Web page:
Hail Mary and Ambition

By editor on February 20, 2018 — 4 mins read

Anything you start: it could be a pretzel business, it could be a home printing business, or it could be Facebook, probably has a 1% chance of success. It really just doesn’t matter what it is.

If you have a 1% chance of success, why aren’t you throwing the Hail Mary on something crazy? By definition it is a Hail Mary. On the off-chance that it works, it’ll be transformational. For you, for the people that work for you, your community, how it inspires other people, the world. All that shit is so much cooler than just working on something small. And right now, what’s happening is we have too much small stuff, not enough big stuff. They all have the same mortality rates. That’s just a waste, it’s a waste of intellectual capital.

I would say too many people building incremental, consumer-focused product features, and not enough people building really ambitious products in any category. In consumer, great. Do it!

In enterprise, in storage, in healthcare, in energy. I don’t know. The point is, that we’ve now fallen into this trap where it’s, again, en vogue to be an entrepreneur. You know it’s en vogue to live this lifestyle, run around in jeans and talk the talk. Blah-blah-blah. No socks. All of that is en vogue.

As a result, what happens is you get this long tail of folks who want to be there because of what it represents vs what it really is.

And when that happens, again, people get distracted. It’s about people having funding parties talking about the angel round that they raised. And blah-blah-blah. All these random people coming in, and investing dribbles and drabbles of money, and every random other person starting an incubator.

In my opinion, people do better if you spend a couple of years working around really good people, learning, and then going off and starting something. You can still start something from scratch, but I think you need the influence of some folks around you, and right now I just don’t think that the infrastructure is set up that way.

So for example, if you’re just, “I’m gonna drop out, I’m gonna apply to an incubator, I’m just gonna sit there with my other buddy.” Okay, you’re either gonna have a crappy idea, no offence, because I don’t think your ambition is that big. Maybe you’re like the 1-in-1 million thing where you stumble into something accidentally, but I really think it’s accidental. It’s not even like, “I have a really big vision, let me start with something small.” I think it’s literally accidental.

Okay, and, that’s great, but you could flip a coin and you could just as easily be hit by a car.

To Pinterest, Ben and those guys actually spent time working in places where they saw ambition. They then, themselves, became ambitious. They saw product quality, they saw code quality. Like, you can’t work at Google and land really, really, shit code. You really can’t. Not for a long time, maybe for a little bit.

When you spin out of a place like that, your bar is set here. You just came out of a company that’s worth $100 billion at the time. And so, you’re thinking big. But if it’s all of a sudden it’s cool to drop out of school with my buddy, and all of a sudden go to some stupid incubator, guess what?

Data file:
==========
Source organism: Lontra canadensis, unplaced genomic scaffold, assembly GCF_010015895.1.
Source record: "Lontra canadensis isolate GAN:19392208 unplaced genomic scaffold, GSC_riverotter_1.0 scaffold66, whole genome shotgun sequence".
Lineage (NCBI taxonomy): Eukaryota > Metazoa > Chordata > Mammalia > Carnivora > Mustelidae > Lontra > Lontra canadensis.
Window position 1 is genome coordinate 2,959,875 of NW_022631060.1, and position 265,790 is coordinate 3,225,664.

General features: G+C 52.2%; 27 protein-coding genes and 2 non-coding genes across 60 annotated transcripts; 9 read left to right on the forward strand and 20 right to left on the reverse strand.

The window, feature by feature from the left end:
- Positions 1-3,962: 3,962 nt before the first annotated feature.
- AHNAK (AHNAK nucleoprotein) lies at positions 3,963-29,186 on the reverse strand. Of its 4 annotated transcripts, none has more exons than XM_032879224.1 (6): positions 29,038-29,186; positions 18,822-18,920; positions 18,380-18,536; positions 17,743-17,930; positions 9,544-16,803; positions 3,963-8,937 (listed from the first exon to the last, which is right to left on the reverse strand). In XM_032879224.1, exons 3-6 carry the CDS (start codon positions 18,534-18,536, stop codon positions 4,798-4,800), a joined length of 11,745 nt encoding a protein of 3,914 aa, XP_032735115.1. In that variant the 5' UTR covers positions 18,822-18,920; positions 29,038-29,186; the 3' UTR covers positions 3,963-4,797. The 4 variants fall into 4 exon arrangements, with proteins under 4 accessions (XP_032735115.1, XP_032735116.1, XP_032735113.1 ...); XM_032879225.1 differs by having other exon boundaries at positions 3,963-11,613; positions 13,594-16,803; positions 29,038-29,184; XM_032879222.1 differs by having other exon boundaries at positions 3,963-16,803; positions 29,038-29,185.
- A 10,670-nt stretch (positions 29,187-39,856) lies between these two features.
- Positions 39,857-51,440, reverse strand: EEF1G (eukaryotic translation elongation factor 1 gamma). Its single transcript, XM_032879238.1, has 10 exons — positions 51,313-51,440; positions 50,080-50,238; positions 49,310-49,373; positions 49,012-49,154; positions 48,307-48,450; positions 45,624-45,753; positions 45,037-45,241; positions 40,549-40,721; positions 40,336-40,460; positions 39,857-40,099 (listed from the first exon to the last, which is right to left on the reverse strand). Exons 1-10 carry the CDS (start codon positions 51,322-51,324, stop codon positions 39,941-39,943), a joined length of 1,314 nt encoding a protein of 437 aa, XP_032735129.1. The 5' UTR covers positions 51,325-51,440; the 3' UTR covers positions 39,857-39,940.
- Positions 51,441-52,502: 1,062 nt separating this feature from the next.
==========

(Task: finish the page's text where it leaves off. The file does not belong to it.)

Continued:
You’re gonna work on something stupid, it’s probably not going to be that interesting, and you unfortunately see it, by and large in the results of these things. And so people then get disillusioned, they become acquisition fodder for a bigger company, and that’s a vicious cycle.

So, instead what needs to happen is folks need to say, “Instead of this, what about this other thing?” Or, why don’t you actually go work at Facebook or Google for a year. Find a co-founder there. And then spinout. And then when you land crappy code, he’ll basically say this doesn’t cut it.

So you just want stuff like that to happen more. Otherwise we’ll just be a bunch of really, really smart people working on really, really stupid things. And that is a huge waste of time for the world.

In general, the knock-on effect is pretty bad right now. Meaning: you see a few companies that do something interesting, at a point in time, and then you see n+1 copycats of that thing. That’s not a healthy environment to be an entrepreneur in.

You want to be in an environment where, by and large, you’re doing something that’s relatively unique. By and large, it’s technically challenging, which inherently creates some kind of a moat. By and large, you’re creating something that has a potential to scale, and have massive impact. And as a result it allows you to recruit better, the people that come work for you will do ungodly things on your behalf: they’ll work for zero pay…

It’s because you’re working on things that are ambitious. Ambition for most people trumps all the other superficial shit. Title, salary… none of that stuff matters for most people. And so how do you clarify what you’re doing in a way where you can get those folks? They’re everywhere.

https://www.youtube.com/watch?v=pDVDWNguPs4 (30:10)

Posted in: Entrepreneurship

Editor's Note

These are Chamath Palihapitiya's words. They are probably some of the best thoughts on VC, business, and life, but were scattered around the Internet. They live now in this archive.